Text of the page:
First Ever UK Paediatric Brain Tumour Symposium

Introduction

I attended this event on Tuesday organised by the charity Brains Trust and found it really interesting.  It was aimed at children and families living with a brain tumour diagnosis, researchers, clinicians and people with a professional interest in brain tumour care.

It was a long day with some really interesting topics covered, from how drugs can be better delivered to brain tumours to promising new therapies to late effects of brain tumours and their impact on education. (click here for a copy of the programme and here for details of the speakers).

Luckily all of the presentations were filmed and posted on YouTube and can be viewed by clicking here so I don’t feel as though I need to cover everything in this blog as I have done for events that I have attended in the past

Instead I’d like to focus in on some of the things I found particularly exciting in some of the presentations.

Drug Delivery

Professor David Walker (Professor of Paediatric Oncology) presented on the challenges of drug delivery and how difficult it is to get the correct amount of a drug to a brain tumour, particularly since it isn’t easy for many drugs to pass through what is know as the blood brain barrier.

One of the approaches David spoke about (there were more in subsequent presentations) was the use of micro-catheters and their use in delivering drugs directly to the tumour although the most exciting thing for me was the prospect of being able to re-visit drugs which had previously been written off due to their inability to cross the blood brain barrier.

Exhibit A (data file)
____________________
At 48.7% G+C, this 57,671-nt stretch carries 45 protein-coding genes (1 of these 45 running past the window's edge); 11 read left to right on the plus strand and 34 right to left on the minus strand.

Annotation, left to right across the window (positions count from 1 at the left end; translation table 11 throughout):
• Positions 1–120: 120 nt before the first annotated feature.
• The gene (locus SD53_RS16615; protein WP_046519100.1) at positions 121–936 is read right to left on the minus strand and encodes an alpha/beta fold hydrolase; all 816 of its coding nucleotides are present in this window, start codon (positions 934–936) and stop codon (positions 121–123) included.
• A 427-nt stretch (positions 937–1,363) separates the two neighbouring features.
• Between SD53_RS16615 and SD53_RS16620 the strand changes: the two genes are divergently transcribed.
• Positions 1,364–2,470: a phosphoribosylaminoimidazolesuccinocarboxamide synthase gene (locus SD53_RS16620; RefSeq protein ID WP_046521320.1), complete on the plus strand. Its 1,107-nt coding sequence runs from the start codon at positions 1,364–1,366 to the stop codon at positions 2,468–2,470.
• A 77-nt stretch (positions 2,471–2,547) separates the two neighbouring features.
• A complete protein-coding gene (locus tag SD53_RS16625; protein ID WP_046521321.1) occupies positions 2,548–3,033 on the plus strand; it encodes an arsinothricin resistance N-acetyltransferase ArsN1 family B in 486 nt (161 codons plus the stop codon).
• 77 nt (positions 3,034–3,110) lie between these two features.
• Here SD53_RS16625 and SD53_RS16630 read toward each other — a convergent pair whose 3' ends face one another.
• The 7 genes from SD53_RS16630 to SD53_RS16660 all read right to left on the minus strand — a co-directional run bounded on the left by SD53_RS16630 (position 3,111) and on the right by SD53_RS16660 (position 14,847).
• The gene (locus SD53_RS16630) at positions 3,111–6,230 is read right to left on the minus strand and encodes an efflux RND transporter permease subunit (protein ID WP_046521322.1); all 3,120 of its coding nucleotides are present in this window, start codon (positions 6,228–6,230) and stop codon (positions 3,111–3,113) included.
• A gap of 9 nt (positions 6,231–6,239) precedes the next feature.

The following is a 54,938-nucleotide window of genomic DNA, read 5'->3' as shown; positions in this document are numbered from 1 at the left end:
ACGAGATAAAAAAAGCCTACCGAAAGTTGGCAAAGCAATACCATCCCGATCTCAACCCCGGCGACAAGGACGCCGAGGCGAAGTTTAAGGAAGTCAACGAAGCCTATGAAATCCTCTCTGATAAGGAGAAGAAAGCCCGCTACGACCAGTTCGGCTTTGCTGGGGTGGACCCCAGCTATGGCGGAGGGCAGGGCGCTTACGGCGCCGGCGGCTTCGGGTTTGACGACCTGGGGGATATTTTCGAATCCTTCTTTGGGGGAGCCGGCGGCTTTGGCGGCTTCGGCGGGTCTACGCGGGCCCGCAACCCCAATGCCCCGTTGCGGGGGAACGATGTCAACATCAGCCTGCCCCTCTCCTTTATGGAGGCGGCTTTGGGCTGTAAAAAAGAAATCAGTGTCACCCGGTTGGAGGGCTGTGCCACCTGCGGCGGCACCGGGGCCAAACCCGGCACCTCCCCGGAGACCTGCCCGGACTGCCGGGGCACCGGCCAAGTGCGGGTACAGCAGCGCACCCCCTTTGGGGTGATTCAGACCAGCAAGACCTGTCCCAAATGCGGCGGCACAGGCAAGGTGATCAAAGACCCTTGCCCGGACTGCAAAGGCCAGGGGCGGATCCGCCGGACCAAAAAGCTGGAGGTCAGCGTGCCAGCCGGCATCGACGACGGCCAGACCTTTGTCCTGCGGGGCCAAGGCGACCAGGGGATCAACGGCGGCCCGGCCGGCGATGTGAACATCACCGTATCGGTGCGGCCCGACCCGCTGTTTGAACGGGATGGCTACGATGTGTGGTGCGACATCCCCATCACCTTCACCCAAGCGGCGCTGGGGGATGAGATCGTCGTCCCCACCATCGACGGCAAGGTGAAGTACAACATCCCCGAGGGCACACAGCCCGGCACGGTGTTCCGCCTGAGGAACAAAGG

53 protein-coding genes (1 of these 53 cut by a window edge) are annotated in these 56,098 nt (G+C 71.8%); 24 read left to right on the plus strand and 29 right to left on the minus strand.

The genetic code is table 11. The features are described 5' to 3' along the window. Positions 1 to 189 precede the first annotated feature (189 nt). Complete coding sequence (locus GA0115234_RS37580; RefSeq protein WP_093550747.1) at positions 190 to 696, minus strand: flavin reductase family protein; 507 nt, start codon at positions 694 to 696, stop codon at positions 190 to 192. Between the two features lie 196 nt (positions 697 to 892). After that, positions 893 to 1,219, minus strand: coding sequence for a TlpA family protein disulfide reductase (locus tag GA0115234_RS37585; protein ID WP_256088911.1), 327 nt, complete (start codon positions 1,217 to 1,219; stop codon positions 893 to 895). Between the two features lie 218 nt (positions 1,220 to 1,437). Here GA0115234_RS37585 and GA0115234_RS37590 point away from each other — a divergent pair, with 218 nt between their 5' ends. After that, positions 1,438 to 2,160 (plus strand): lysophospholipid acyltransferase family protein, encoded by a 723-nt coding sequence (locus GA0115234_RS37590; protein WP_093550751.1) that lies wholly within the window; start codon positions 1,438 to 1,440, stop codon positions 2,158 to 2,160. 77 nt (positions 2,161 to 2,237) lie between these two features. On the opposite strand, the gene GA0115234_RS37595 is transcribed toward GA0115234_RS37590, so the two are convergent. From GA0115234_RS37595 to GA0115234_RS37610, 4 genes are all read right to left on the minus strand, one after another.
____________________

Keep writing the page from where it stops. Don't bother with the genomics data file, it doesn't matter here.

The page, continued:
Delivering Drugs During Surgery

This presentation was delivered in two sections by Dr Ruman Rahman (an academic assistant professor) and Ms Catherine Vasey (a PhD student).  They both spoke about the exciting procedure of placing drugs within a “container” near to where a tumour was removed during surgery so that the drug could be gradually released at the exact point it’s needed.

Catherine went on to discuss nano-particles and how they could be used to contain drugs and only release them when they enter a cancerous atmosphere.

Electrical Field Therapy

Dr Stuart Smith, a Clinical Associate Professor in Neurosurgery, gave a presentation on electrical fields and how they could be used to disrupt the growth of fast growing cells.  Very exciting but very expensive.

This, in addition to the allure of other promising research that had been presented throughout the morning, prompted me to ask about the availability of such approaches and why our children can’t have access to them now – unfortunately though it was time for lunch and the debate was cut short…

The afternoon session covered some of the practical consequences of having a brain tumour for children from cerebellar mutism syndrome to late effects to the impact on education.

Impact on Education

Louise Robinson, a Neuro Oncology Specialist, working for the charity CLIC Sargent, who supported William whilst we were living in the area gave a really useful presentation on education. She shared some useful links:

A Teachers Guide for Pupils with Brain Tumours

The Brain Tumour Charity – Education Resource

Practical Strategies for the Classroom

Parents Perspectives

A fellow parent of a child with a brain tumour, Pam Wouters, gave a very touching account of her son’s brain tumour journey.  What was really encouraging was hearing another parent speak about the importance of a holistic approach, in particular diet.

It was also humbling to speak to parents who had lost their child but still found the courage to attended the event, many of whom were using their experience to help other children.  I’m not sure I’d have the courage…

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